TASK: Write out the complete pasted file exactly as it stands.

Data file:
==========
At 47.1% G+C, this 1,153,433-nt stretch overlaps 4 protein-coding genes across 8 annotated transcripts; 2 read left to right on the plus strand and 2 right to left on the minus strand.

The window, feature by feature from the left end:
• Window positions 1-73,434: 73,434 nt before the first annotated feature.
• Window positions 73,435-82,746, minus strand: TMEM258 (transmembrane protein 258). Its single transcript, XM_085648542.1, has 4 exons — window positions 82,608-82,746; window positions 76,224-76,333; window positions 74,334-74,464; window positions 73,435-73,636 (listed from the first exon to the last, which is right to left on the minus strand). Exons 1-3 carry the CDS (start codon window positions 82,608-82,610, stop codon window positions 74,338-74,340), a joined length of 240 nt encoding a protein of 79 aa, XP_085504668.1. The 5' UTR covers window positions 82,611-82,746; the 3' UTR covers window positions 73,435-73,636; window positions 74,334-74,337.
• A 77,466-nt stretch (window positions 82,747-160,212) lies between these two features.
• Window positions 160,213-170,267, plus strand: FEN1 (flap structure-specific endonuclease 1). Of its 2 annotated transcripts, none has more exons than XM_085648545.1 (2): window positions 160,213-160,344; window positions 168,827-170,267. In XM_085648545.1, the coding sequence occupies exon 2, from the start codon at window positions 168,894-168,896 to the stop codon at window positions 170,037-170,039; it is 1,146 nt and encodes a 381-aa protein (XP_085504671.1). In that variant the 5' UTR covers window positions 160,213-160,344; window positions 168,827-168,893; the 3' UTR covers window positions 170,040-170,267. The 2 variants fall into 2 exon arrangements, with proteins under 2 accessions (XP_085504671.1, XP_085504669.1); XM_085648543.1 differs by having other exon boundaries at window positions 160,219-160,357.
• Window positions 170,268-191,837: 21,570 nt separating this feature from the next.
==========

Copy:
At 47.1% G+C, this 1,153,433-nt stretch overlaps 4 protein-coding genes across 8 annotated transcripts; 2 read left to right on the plus strand and 2 right to left on the minus strand.

The window, feature by feature from the left end:
• Window positions 1-73,434: 73,434 nt before the first annotated feature.
• Window positions 73,435-82,746, minus strand: TMEM258 (transmembrane protein 258). Its single transcript, XM_085648542.1, has 4 exons — window positions 82,608-82,746; window positions 76,224-76,333; window positions 74,334-74,464; window positions 73,435-73,636 (listed from the first exon to the last, which is right to left on the minus strand). Exons 1-3 carry the CDS (start codon window positions 82,608-82,610, stop codon window positions 74,338-74,340), a joined length of 240 nt encoding a protein of 79 aa, XP_085504668.1. The 5' UTR covers window positions 82,611-82,746; the 3' UTR covers window positions 73,435-73,636; window positions 74,334-74,337.
• A 77,466-nt stretch (window positions 82,747-160,212) lies between these two features.
• Window positions 160,213-170,267, plus strand: FEN1 (flap structure-specific endonuclease 1). Of its 2 annotated transcripts, none has more exons than XM_085648545.1 (2): window positions 160,213-160,344; window positions 168,827-170,267. In XM_085648545.1, the coding sequence occupies exon 2, from the start codon at window positions 168,894-168,896 to the stop codon at window positions 170,037-170,039; it is 1,146 nt and encodes a 381-aa protein (XP_085504671.1). In that variant the 5' UTR covers window positions 160,213-160,344; window positions 168,827-168,893; the 3' UTR covers window positions 170,040-170,267. The 2 variants fall into 2 exon arrangements, with proteins under 2 accessions (XP_085504671.1, XP_085504669.1); XM_085648543.1 differs by having other exon boundaries at window positions 160,219-160,357.
• Window positions 170,268-191,837: 21,570 nt separating this feature from the next.